This video documentary about Willapa Bay by Washington native Keith A. Cox captures the oystering livelihood and lifestyle that endure on Willapa Bay, southwest Washington, and define its spirit and tradition.
WSG supported the project and staff are working with the producer on hosting future film showings and an interactive display to accompany the film.


WSG’s Meg Chadsey on the Impacts of Ocean Acidification to Seafood Security in Puget Sound

August 8, 2019

Last month WSG’s Meg Chadsey spoke to the Van Alen Climate Council — a group of built environment designers — about ocean acidification’s impacts to local seafood 

Meg Chadsey, WSG Ocean Acidification Specialist. Photo by Marina Piedade, Van Alen

With bustling waterfronts, famous seafood markets, a robust culinary scene, and an estuary rich with marine life, the Puget Sound region seems to be the picture of seafood security. But look closer at the web of people, the sea, and the climate, and the fragility and vulnerability of this system comes to light.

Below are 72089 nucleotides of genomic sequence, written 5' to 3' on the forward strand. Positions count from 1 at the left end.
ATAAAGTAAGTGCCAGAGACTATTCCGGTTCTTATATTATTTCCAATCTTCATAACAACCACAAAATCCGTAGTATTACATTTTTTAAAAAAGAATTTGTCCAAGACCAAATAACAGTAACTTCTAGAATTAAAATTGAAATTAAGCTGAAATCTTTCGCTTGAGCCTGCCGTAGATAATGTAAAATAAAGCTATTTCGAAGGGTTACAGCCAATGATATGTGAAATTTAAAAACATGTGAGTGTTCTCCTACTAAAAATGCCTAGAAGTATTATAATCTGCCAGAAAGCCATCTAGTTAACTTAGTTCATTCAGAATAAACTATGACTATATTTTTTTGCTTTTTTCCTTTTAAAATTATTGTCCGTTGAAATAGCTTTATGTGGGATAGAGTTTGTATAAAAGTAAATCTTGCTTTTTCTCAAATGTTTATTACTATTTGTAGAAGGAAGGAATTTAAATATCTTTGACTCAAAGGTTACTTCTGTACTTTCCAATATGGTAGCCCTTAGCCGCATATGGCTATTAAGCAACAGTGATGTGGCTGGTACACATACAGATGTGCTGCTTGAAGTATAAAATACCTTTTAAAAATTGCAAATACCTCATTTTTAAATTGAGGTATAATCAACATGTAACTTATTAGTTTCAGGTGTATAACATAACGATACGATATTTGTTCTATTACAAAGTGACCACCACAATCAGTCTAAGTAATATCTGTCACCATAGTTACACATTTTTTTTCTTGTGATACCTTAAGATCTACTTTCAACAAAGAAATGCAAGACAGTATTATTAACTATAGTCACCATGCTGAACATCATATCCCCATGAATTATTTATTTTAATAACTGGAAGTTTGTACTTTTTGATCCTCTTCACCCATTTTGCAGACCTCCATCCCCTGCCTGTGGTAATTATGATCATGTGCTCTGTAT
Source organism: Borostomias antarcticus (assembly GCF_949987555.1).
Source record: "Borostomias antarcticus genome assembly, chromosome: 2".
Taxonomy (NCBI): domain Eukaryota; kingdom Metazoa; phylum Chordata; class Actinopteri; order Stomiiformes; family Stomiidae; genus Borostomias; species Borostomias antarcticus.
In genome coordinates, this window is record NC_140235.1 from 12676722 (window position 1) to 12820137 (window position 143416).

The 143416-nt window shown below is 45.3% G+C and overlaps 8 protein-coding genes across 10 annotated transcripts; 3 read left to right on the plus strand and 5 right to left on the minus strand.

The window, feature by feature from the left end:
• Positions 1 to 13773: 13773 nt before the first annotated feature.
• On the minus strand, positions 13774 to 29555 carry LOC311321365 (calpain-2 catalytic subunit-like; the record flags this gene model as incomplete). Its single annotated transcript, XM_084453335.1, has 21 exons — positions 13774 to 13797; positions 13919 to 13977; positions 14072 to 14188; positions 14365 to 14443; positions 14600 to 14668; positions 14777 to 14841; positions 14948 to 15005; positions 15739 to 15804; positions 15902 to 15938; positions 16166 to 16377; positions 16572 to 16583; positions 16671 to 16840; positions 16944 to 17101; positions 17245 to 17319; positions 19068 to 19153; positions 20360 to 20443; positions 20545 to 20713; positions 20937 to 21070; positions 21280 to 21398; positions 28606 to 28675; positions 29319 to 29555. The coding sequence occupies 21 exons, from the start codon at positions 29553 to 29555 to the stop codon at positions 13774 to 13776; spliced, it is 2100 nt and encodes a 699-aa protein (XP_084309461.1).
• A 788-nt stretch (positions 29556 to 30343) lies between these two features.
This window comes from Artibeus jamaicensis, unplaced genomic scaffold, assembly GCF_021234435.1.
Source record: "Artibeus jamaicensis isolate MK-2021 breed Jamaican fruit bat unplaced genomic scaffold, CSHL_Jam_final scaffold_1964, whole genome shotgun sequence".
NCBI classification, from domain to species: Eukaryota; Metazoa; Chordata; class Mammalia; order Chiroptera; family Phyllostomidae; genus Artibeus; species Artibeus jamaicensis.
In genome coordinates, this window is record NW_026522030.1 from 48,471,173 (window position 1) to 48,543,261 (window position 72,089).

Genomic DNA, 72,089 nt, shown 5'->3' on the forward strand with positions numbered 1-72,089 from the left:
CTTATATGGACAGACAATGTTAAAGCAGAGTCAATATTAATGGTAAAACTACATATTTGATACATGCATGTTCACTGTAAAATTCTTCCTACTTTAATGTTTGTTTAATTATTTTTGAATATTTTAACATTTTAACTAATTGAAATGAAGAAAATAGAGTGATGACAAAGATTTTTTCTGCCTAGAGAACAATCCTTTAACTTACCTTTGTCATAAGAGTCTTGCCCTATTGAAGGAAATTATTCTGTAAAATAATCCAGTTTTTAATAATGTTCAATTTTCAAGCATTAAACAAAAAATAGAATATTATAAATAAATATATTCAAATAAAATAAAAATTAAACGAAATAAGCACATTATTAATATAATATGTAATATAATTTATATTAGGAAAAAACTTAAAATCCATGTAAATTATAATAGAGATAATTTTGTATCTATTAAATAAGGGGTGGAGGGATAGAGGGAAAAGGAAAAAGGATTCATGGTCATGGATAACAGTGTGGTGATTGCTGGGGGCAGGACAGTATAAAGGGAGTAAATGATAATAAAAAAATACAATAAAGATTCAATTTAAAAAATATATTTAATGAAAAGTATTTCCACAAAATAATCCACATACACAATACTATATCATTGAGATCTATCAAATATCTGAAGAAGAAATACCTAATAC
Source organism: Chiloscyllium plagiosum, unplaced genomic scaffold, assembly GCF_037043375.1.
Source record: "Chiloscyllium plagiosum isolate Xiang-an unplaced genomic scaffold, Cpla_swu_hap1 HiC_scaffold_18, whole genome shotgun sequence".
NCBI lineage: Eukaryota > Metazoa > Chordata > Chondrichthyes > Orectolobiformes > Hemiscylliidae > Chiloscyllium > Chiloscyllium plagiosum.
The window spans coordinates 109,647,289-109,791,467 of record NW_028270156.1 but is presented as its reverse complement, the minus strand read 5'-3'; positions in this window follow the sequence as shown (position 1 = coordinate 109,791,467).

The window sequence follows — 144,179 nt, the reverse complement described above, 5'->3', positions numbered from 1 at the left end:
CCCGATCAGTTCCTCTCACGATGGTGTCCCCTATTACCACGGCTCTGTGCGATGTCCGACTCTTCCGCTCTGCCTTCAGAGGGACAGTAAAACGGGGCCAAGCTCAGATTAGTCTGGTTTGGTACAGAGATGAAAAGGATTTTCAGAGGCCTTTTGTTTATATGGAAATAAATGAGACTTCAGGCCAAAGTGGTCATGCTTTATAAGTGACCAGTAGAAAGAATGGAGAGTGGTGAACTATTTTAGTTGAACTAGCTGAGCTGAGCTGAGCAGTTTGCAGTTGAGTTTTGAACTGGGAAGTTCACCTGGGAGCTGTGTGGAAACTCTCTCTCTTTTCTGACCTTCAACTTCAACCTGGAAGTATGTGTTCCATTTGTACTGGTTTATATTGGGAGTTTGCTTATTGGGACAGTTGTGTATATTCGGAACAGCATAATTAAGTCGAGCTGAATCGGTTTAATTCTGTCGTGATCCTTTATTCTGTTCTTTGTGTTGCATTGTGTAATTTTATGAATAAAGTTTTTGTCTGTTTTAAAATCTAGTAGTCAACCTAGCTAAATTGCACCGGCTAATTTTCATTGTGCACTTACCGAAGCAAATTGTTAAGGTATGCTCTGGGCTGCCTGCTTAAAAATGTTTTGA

In mid-July, WSG’s Meg Chadsey introduced a room full of interdisciplinary thinkers to the sobering realities of ocean acidification. Called the “Climate Council,” the group of built environment professionals organized by the Van Alen Institute had assembled for the gathering in Seattle to explore the seafood supply chain from ocean to table. Through site visits and cross-discipline conversation, the group came to understand the intimate relationship between food security and climate change in the Puget Sound.

Meg Chadsey speaks to the Van Alen Climate Council about the impacts of ocean acidification to Puget Sound marine life. Photo by Marina Piedade, Van Alen